Environmental Hazards of Plastics with Reference to Polythene



The world faces enormous environmental challenges today.   We are reducing the available oxygen by 10%.   In the globalized context, ’USE and THROW’ culture has seeped into even the ordinary people.   The life style, food habits, relationships have been changed.   The eco-system and nature have been totally damaged by mankind.
In our closest environment, the plastics exist in the form of furniture, cups, bags, food and drink containers etc.   Our main concern is the plastic pollutants, like plastic biscuit boxes, quencher bottles, soft drink cans, sweet wrappers, polythene bags and other form of plastics.
These serve many purposes but are now the waste material. Accumulation of such wastes can results in hazardous effects to both living beings and to the green life.   Therefore the present study is under taken to bring out the effect of plastic hazards to the limelight to public health and how to manage these dreadful plastics into better way of life.
Plastic had an inauspicious birth. An Englishman, Alexander Parkes, looking for collodion in his medicine cabinet to staunch a wound, discovered that it had gelled into a tough rubbery substance.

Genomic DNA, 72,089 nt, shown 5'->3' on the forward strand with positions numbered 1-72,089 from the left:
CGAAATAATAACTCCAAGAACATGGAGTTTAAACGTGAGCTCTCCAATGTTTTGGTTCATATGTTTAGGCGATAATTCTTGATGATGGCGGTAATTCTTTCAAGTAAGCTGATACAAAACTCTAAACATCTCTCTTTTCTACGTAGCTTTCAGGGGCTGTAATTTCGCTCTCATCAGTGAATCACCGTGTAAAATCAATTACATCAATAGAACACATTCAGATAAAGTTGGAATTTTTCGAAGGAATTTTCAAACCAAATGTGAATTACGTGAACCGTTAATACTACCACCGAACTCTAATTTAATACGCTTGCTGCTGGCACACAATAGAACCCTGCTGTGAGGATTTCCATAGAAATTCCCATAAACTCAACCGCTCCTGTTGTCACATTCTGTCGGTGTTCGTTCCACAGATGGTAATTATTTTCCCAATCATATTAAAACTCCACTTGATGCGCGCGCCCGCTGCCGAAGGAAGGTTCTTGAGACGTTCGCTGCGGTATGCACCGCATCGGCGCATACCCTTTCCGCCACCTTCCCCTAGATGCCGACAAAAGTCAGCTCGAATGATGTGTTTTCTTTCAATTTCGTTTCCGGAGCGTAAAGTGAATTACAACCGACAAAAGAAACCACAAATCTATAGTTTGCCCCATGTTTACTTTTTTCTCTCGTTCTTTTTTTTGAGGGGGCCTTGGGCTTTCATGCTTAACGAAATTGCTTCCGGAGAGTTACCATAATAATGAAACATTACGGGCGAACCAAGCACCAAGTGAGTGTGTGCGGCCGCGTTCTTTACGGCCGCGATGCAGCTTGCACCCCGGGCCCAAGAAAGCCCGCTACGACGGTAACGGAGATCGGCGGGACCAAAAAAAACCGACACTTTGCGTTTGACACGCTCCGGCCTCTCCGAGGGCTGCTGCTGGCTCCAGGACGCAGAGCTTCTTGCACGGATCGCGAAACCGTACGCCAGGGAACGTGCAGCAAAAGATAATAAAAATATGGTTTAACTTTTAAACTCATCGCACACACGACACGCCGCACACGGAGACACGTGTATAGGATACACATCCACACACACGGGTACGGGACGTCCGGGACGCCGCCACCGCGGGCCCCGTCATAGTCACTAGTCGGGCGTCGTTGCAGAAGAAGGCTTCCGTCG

Parkesine, the first synthetic plastic, was launched in 1865, and the Xylonite company was formed a year later.
In the USA, the Hyatt brothers were working on the same lines, and invented a similar material, which they called celluloid. The year was 1869. In 1877, the Hyatt Company and Xylonite merged into the British Xylonite Company, which exists today as BXL Plastics Ltd.
The man who influenced the plastics industry more than any other, however, was a Belgian, Leo Beakland, who immigrated to the USA in 1889 to better use his talents. In 1907 he invented Bakelite which would dominate plastics for the next 50 years. By 1930, gramophone records, billiard balls (originally made from elephant tusks!),...